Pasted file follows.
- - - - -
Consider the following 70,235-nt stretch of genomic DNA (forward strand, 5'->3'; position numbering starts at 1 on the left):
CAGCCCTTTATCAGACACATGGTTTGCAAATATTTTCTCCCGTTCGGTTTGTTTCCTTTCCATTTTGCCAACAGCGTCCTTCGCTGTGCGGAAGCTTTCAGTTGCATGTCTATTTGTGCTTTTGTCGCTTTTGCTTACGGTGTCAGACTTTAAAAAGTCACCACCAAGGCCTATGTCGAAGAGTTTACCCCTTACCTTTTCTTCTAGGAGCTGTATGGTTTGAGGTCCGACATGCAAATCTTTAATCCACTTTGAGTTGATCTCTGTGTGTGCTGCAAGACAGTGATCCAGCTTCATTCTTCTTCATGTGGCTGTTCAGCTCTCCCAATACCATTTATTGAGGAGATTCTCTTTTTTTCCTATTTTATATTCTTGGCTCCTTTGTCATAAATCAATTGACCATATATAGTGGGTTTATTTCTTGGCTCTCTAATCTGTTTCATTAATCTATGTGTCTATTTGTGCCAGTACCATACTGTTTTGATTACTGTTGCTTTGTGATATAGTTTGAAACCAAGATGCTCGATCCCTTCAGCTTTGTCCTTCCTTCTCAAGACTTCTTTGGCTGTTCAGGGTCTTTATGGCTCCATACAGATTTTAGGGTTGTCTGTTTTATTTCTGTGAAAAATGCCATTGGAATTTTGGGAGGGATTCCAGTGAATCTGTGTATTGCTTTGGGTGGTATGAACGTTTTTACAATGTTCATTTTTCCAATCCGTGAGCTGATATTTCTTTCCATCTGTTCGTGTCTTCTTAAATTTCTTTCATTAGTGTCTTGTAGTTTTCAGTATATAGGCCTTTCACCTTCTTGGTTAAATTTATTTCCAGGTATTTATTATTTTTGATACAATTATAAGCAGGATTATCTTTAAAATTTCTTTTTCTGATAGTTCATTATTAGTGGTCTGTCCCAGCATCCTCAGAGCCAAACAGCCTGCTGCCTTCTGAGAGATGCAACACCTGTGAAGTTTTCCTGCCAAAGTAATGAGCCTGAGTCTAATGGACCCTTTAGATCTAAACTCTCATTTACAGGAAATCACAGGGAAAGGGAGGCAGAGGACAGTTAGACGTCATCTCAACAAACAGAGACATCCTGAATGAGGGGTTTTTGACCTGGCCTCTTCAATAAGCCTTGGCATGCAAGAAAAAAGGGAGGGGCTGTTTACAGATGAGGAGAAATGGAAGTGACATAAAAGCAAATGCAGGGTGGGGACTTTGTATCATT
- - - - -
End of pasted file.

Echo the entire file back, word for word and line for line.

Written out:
Consider the following 70,235-nt stretch of genomic DNA (forward strand, 5'->3'; position numbering starts at 1 on the left):
CAGCCCTTTATCAGACACATGGTTTGCAAATATTTTCTCCCGTTCGGTTTGTTTCCTTTCCATTTTGCCAACAGCGTCCTTCGCTGTGCGGAAGCTTTCAGTTGCATGTCTATTTGTGCTTTTGTCGCTTTTGCTTACGGTGTCAGACTTTAAAAAGTCACCACCAAGGCCTATGTCGAAGAGTTTACCCCTTACCTTTTCTTCTAGGAGCTGTATGGTTTGAGGTCCGACATGCAAATCTTTAATCCACTTTGAGTTGATCTCTGTGTGTGCTGCAAGACAGTGATCCAGCTTCATTCTTCTTCATGTGGCTGTTCAGCTCTCCCAATACCATTTATTGAGGAGATTCTCTTTTTTTCCTATTTTATATTCTTGGCTCCTTTGTCATAAATCAATTGACCATATATAGTGGGTTTATTTCTTGGCTCTCTAATCTGTTTCATTAATCTATGTGTCTATTTGTGCCAGTACCATACTGTTTTGATTACTGTTGCTTTGTGATATAGTTTGAAACCAAGATGCTCGATCCCTTCAGCTTTGTCCTTCCTTCTCAAGACTTCTTTGGCTGTTCAGGGTCTTTATGGCTCCATACAGATTTTAGGGTTGTCTGTTTTATTTCTGTGAAAAATGCCATTGGAATTTTGGGAGGGATTCCAGTGAATCTGTGTATTGCTTTGGGTGGTATGAACGTTTTTACAATGTTCATTTTTCCAATCCGTGAGCTGATATTTCTTTCCATCTGTTCGTGTCTTCTTAAATTTCTTTCATTAGTGTCTTGTAGTTTTCAGTATATAGGCCTTTCACCTTCTTGGTTAAATTTATTTCCAGGTATTTATTATTTTTGATACAATTATAAGCAGGATTATCTTTAAAATTTCTTTTTCTGATAGTTCATTATTAGTGGTCTGTCCCAGCATCCTCAGAGCCAAACAGCCTGCTGCCTTCTGAGAGATGCAACACCTGTGAAGTTTTCCTGCCAAAGTAATGAGCCTGAGTCTAATGGACCCTTTAGATCTAAACTCTCATTTACAGGAAATCACAGGGAAAGGGAGGCAGAGGACAGTTAGACGTCATCTCAACAAACAGAGACATCCTGAATGAGGGGTTTTTGACCTGGCCTCTTCAATAAGCCTTGGCATGCAAGAAAAAAGGGAGGGGCTGTTTACAGATGAGGAGAAATGGAAGTGACATAAAAGCAAATGCAGGGTGGGGACTTTGTATCATT